Is our confidence in the internet as saviour for most, if not all, things unsustainable crumbling? Possibly yes. But read about solutions to problems ranging from climate change to neighbourhood networking and it seems a given that the internet will be involved.
Distant monitoring of electricity or water helps alerts if overuse is spotted, a local meeting can be scheduled in a trice. And we love pictures of Somali farmers checking prices on their mobile phones before taking their cattle to market.
Moreover, much of our life is relocating into the ether. Banking, shopping, books, exchanges with friends, family, even complete strangers. It makes so much sense, and saves so much time and money. The path to a low-carbon, sustainable future is so obviously paved with e-innovation and an app to guide you every step of the way.
Or is it?
The internet (the technology) and the web that organises all the data – for apps, emails, YouTube clips, Facebook pages, Netflix uploads, digital libraries and so on that populate and whizz round the internet – are signalling limits to a growth in use that most of us thought was infinite.
First the amount of energy it all uses. Global estimates vary from 2% to 10% per year. There is a tiny bit of renewables in there, plus efficiency attempts through locating data centres in icy caves. But what matters is that this total is growing rapidly and the whole set up remains shockingly inefficient. It is thought that only 12-16% of energy drawn from the grid by the system is used for computation, the rest goes to cooling or to keeping the kit on standby ready for any surge in use.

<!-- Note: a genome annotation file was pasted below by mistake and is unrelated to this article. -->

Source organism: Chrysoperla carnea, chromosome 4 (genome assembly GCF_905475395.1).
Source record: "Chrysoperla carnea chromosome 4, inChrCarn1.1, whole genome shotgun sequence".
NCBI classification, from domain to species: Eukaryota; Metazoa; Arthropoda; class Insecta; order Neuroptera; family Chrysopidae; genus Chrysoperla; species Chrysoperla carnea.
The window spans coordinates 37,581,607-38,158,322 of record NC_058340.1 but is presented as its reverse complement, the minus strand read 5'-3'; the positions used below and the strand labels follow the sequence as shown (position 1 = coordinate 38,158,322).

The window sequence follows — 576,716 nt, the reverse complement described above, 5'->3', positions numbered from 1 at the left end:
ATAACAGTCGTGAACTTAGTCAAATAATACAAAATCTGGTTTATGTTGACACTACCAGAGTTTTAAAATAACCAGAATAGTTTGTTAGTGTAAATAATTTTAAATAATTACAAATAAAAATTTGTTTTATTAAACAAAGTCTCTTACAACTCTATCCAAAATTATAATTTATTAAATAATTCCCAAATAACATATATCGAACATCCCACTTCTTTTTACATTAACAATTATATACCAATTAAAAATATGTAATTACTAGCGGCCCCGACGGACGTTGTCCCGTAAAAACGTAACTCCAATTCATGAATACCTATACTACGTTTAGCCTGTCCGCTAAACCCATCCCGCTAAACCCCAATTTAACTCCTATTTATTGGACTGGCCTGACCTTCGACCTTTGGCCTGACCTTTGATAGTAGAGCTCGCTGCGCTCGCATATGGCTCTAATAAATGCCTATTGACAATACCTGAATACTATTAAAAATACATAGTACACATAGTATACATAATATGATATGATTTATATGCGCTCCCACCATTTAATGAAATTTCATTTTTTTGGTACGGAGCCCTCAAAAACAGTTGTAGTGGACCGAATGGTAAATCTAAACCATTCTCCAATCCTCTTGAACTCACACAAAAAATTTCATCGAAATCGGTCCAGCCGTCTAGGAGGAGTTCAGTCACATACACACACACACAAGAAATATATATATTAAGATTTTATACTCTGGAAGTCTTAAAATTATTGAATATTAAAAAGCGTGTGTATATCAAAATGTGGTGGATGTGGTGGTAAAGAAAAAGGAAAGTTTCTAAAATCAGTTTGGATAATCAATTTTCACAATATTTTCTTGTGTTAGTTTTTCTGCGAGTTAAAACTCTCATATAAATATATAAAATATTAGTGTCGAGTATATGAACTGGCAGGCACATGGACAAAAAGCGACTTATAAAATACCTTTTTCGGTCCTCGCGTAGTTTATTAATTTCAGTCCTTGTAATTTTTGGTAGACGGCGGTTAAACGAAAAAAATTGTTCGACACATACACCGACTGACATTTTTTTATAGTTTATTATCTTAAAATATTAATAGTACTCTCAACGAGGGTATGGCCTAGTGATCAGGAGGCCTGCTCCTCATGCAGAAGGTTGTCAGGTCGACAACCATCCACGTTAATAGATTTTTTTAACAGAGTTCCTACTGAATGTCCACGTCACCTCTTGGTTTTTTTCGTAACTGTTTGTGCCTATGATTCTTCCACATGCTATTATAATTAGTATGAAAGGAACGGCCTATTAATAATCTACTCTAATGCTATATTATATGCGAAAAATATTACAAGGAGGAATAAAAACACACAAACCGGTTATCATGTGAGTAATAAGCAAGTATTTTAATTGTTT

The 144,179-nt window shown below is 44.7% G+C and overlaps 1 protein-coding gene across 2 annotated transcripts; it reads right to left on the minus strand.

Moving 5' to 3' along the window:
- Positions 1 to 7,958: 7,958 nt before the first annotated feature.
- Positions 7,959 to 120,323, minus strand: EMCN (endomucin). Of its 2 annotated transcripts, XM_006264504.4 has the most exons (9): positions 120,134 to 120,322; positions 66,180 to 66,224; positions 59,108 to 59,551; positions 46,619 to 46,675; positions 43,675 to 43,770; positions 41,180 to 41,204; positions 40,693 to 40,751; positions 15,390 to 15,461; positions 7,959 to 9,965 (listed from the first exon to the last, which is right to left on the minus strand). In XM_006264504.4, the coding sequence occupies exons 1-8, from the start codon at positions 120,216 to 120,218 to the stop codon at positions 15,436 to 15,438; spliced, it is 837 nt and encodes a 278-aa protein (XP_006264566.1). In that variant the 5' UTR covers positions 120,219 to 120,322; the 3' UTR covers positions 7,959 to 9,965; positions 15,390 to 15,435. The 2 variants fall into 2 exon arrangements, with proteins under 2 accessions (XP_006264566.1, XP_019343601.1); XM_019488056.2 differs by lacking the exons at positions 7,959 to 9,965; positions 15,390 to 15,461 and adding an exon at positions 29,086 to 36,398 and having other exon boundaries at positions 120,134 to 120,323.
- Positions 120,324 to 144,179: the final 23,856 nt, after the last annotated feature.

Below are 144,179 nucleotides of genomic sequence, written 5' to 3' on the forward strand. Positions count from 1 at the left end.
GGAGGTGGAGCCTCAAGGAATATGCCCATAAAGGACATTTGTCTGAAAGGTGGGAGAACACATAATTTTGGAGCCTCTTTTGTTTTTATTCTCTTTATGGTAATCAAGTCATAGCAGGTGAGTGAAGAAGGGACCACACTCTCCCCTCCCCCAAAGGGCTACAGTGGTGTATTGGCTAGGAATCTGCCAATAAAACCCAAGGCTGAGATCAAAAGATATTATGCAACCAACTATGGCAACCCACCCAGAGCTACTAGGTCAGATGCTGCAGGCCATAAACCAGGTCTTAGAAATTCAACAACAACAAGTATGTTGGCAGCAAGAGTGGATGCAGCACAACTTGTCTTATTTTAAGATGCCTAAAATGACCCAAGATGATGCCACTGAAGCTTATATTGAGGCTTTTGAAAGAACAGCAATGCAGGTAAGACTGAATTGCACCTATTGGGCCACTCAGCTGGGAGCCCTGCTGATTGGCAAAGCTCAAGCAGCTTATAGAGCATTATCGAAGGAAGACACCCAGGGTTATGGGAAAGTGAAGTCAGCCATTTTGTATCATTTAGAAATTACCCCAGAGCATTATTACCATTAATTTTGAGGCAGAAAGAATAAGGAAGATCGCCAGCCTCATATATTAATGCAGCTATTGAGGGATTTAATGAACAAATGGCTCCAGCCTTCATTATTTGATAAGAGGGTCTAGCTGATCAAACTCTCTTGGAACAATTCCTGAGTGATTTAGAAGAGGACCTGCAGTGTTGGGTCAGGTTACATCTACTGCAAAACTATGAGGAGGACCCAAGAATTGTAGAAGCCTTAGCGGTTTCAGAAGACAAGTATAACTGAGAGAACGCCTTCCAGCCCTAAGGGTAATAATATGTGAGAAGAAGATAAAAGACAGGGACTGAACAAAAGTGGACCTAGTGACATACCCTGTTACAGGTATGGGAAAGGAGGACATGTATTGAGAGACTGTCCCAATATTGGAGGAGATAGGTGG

As well as the soaring energy costs of the infrastructure, highly dependent businesses and governments are fretting that the internet is simply getting too full, slowing or simply stopping as it did for eBay in early August. Despite increased connectivity there is just too much ‘content’ travelling or sitting about. Netflix and YouTube now accounts for more than half US internet traffic.
And that is before all our fridges, lights and washing machines are plugged in or, indeed, the currently unconnected 4.5 billion mostly poorer people join the e-party. Although it is 20+ years since the first non-computer or data centre ‘thing’ (a coffee pot I think) was connected, the Internet of Things only recently became the most hyped technology, taking over from Big Data.
With those sorts of time lags no wonder the even bigger news is that interest in the technology is being replaced with questions about what it can actually do and how simple it is to use. Because unless it is easy to use your water or energy saving app not only to get information but also to do something about it most people just won’t bother.